The court also declined to release Actelion's directors from liability on the notion they were acting at the behest of their employer. While employees are typically shielded from vicarious liability for torts committed by a corporation, they are not immune from personal liability for their own conduct, according to the 79-page ruling.
"The individual defendants do not dispute their status as 'officers' or 'directors' of Actelion, and substantial evidence was presented that each actively participated in the tortious conduct," Bruiniers wrote.
Actelion also objected to the trial court's alerting the jury of an FDA warning letter about possible deaths linked to its own drug, which Asahi had claimed Actelion deliberately withheld during discovery. The lower court found a "willful suppression of evidence," but told the jury about the FDA investigation in lieu of sanctioning Actelion.
"The trial court's finding that the suppression was willful is also supported by the record," Bruiniers wrote. "The trial court clearly did not accept an employee's suggestion that Actelion inadvertently failed to search its headquarters in South San Francisco, where the FDA inspection took place. This is supported by evidence of the employee's own involvement with the FDA investigation, which she knew to be occurring in South San Francisco."
He added: "The instruction did nothing more than inform the jury of Actelion's discovery conduct and the adverse impact this had on Asahi. It did not preclude Actelion from presenting its safety defense or invite the jury to draw any inferences regarding the cause of the Tracleer patient deaths. The redacted version of the warning letter that was received in evidence at trial and was specifically referenced in the instruction, made clear that the FDA was 'not concluding or implying that the patient deaths that were not properly reported . . . would ultimately be determined to have been caused by Tracleer use.'"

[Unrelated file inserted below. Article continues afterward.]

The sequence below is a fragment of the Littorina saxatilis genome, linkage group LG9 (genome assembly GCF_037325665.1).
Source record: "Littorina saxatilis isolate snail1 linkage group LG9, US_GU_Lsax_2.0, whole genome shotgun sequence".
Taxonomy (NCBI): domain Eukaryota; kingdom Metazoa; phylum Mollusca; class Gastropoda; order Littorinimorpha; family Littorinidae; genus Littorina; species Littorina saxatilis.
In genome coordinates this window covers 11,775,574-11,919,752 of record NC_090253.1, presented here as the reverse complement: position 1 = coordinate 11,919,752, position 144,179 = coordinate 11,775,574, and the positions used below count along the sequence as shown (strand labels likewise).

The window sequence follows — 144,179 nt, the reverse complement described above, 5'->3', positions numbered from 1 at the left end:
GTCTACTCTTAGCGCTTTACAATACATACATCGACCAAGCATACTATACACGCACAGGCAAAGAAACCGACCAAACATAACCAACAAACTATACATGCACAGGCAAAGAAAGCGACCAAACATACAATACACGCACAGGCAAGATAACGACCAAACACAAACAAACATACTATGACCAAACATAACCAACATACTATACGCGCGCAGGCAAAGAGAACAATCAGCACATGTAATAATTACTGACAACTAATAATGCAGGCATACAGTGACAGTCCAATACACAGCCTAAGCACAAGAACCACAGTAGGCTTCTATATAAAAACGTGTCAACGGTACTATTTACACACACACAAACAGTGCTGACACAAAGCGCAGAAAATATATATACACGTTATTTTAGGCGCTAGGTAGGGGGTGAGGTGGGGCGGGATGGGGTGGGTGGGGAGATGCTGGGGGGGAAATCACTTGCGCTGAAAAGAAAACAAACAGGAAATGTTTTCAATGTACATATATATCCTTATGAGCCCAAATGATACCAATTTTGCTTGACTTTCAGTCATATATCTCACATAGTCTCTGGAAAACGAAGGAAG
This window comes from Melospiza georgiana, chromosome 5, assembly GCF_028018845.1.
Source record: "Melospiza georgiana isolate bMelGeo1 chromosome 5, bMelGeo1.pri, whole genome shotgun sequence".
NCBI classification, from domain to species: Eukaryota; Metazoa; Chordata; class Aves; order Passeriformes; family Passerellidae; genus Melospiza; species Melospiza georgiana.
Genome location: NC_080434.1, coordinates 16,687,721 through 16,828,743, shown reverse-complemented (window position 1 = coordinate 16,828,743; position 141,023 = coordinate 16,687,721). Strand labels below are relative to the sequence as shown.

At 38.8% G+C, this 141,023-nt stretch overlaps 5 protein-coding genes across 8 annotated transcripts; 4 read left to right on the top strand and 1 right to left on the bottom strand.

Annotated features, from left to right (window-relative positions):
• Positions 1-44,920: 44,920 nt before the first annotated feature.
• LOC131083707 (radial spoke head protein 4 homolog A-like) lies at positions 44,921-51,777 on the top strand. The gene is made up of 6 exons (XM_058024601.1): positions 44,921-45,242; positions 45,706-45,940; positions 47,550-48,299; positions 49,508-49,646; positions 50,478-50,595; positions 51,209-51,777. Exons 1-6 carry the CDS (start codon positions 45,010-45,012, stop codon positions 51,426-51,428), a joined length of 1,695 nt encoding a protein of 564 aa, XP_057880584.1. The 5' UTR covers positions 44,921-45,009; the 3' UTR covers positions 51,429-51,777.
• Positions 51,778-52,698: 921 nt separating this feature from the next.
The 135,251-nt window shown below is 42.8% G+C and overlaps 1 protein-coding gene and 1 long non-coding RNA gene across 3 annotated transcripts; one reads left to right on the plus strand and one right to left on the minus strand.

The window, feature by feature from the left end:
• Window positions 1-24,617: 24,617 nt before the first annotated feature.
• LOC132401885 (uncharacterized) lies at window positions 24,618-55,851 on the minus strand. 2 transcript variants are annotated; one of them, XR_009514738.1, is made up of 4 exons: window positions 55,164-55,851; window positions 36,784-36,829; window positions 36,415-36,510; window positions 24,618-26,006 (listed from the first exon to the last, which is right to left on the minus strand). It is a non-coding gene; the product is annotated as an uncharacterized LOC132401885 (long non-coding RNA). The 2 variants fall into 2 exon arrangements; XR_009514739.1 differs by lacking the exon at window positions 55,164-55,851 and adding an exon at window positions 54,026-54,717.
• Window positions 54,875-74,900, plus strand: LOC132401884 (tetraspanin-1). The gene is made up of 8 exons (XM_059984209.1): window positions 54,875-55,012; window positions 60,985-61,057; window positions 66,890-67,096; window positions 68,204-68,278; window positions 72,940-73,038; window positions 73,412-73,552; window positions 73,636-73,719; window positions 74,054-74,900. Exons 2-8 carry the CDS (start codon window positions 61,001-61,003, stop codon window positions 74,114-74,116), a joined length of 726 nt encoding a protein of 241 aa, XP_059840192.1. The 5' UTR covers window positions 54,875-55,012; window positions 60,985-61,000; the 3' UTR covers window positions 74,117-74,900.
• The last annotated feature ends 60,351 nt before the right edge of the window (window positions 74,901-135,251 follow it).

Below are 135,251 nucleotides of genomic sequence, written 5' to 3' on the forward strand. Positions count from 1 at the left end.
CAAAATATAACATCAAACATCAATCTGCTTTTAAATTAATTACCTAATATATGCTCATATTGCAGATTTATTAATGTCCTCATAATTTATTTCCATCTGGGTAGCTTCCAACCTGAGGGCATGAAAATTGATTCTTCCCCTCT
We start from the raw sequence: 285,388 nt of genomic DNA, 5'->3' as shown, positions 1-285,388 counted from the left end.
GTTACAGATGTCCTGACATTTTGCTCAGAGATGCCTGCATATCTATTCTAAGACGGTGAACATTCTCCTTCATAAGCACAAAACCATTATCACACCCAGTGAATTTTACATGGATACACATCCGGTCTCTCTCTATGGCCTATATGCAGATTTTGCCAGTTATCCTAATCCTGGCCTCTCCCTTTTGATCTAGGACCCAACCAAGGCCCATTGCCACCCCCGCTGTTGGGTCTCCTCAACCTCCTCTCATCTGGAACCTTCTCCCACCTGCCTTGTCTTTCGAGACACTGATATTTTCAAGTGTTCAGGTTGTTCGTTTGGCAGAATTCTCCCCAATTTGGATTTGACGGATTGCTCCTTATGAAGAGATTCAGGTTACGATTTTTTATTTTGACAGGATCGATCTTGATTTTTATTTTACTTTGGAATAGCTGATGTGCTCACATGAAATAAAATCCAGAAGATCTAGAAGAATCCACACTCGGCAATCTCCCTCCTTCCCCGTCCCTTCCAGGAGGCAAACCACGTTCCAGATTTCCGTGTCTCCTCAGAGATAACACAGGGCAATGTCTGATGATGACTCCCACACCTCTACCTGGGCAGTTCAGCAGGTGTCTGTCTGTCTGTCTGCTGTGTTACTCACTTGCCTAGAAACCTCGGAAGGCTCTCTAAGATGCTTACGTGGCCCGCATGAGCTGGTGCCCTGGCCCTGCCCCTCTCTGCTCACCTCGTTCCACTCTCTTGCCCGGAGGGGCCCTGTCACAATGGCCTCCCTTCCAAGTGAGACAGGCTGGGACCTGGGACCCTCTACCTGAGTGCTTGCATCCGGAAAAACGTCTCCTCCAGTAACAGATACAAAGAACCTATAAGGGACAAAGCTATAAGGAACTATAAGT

The appellate court also denied Asahi's cross-appeal for a new trial on punitive damages. The company argued that intentional misconduct by Actelion's attorneys - who accused the jury of causing the drop in Actelion's stock price and draining "police and firemen and teachers' pension funds" with its liability verdict - warranted a new trial.
"The defense argument complained of was at least partially supported by evidence in the record," Bruiniers wrote. "An Actelion representative testified during the punitive damages phase of the trial that the company offered its employees stock option plans, and an Actelion annual report received in evidence during the liability phase of the trial stated that more than 40 percent of Actelion's investors were institutional shareholders. To the extent the argument was not supported by the trial evidence or reasonable inferences therefrom (i.e., the claim that Actelion's institutional shareholders were public employee pension funds), the court admonished the jury to determine for itself whether facts asserted in Actelion's argument were, or were not, in evidence, mitigating any prejudice. Asahi further had the opportunity in rebuttal argument to challenge the defense statements, but instead chose to focus on other topics, a choice that suggests that Asahi did not view Actelion's argument as highly prejudicial at the time it was made."